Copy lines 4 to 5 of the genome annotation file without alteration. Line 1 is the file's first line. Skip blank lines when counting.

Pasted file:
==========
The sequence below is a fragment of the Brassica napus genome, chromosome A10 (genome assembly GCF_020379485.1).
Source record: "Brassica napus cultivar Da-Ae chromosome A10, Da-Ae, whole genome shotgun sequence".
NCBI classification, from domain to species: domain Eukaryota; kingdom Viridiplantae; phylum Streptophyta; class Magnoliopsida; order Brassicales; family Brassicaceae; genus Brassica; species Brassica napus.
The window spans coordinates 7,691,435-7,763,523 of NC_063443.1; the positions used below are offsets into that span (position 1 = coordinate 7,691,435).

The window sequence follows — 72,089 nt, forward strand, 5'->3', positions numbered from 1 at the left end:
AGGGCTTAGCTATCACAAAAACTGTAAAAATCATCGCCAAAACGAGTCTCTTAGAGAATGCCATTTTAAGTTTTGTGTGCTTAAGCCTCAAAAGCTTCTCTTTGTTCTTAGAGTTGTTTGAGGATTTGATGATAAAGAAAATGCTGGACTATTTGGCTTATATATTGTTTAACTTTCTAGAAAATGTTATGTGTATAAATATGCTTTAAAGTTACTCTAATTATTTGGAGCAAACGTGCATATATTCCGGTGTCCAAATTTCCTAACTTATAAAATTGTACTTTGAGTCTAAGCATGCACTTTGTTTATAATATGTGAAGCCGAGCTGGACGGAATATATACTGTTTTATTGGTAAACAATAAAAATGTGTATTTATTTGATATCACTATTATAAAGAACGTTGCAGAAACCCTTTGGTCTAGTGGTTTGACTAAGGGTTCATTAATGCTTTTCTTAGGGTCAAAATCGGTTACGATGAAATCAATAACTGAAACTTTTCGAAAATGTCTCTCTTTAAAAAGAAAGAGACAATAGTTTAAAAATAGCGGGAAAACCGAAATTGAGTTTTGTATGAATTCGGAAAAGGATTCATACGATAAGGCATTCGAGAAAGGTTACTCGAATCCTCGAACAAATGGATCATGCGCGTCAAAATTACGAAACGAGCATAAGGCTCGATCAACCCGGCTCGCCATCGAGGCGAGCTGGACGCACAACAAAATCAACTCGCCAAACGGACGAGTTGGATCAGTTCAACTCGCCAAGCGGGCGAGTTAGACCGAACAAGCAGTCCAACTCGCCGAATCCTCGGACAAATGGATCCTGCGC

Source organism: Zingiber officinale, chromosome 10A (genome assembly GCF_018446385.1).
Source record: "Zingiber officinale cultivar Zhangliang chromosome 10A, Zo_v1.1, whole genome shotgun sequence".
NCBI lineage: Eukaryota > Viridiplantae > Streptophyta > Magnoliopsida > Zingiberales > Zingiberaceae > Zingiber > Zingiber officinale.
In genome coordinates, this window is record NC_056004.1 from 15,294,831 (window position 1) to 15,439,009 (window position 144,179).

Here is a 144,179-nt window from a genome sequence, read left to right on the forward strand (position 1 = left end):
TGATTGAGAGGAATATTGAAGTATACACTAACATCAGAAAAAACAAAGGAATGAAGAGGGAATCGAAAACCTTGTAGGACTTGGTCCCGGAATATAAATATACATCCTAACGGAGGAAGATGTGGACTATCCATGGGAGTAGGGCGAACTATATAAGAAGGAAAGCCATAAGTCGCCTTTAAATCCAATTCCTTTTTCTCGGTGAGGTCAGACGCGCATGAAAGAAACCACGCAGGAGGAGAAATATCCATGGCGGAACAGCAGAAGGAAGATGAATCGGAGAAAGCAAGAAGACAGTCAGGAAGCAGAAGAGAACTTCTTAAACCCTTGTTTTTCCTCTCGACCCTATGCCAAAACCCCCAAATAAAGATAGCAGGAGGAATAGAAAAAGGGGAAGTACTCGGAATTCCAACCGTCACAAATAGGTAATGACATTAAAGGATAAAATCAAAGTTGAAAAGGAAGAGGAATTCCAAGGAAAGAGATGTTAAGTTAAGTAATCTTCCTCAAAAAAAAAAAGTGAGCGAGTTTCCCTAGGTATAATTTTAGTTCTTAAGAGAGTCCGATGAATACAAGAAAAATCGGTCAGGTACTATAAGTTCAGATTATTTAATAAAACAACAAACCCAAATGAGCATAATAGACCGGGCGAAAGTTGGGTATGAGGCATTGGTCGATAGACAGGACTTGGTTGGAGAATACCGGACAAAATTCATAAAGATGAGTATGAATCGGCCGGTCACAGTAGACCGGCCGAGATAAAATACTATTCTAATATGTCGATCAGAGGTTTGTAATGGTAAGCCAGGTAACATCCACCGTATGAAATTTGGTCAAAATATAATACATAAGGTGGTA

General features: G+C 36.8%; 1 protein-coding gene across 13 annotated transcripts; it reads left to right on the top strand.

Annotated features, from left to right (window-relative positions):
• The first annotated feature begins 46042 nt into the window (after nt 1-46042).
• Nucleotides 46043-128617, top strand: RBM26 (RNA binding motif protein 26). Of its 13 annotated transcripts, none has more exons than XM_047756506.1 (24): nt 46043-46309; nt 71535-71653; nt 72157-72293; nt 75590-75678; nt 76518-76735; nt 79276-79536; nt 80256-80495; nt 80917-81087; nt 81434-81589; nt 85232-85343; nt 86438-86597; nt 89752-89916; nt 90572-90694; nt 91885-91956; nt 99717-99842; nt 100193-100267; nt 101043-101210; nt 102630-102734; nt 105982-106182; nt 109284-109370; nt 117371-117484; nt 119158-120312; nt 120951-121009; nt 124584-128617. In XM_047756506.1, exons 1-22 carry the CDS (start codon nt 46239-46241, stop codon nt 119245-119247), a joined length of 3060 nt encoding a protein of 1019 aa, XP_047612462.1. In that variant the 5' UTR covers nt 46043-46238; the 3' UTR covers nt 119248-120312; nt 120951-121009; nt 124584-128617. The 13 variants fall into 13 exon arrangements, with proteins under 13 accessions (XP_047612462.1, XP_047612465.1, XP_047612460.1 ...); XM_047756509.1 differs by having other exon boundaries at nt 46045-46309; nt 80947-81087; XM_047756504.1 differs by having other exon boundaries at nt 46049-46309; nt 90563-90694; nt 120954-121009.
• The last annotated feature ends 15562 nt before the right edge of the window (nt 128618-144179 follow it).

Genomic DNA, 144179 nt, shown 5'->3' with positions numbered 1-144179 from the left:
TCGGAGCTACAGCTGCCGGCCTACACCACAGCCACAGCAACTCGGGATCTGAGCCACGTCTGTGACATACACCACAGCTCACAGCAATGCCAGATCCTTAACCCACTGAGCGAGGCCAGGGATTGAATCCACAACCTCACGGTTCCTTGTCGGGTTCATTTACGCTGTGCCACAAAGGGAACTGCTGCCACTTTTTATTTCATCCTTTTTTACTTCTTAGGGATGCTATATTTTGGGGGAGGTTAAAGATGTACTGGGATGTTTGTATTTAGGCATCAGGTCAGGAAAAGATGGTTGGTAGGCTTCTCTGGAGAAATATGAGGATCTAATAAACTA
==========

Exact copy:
The window spans coordinates 7,691,435-7,763,523 of NC_063443.1; the positions used below are offsets into that span (position 1 = coordinate 7,691,435).

The window sequence follows — 72,089 nt, forward strand, 5'->3', positions numbered from 1 at the left end: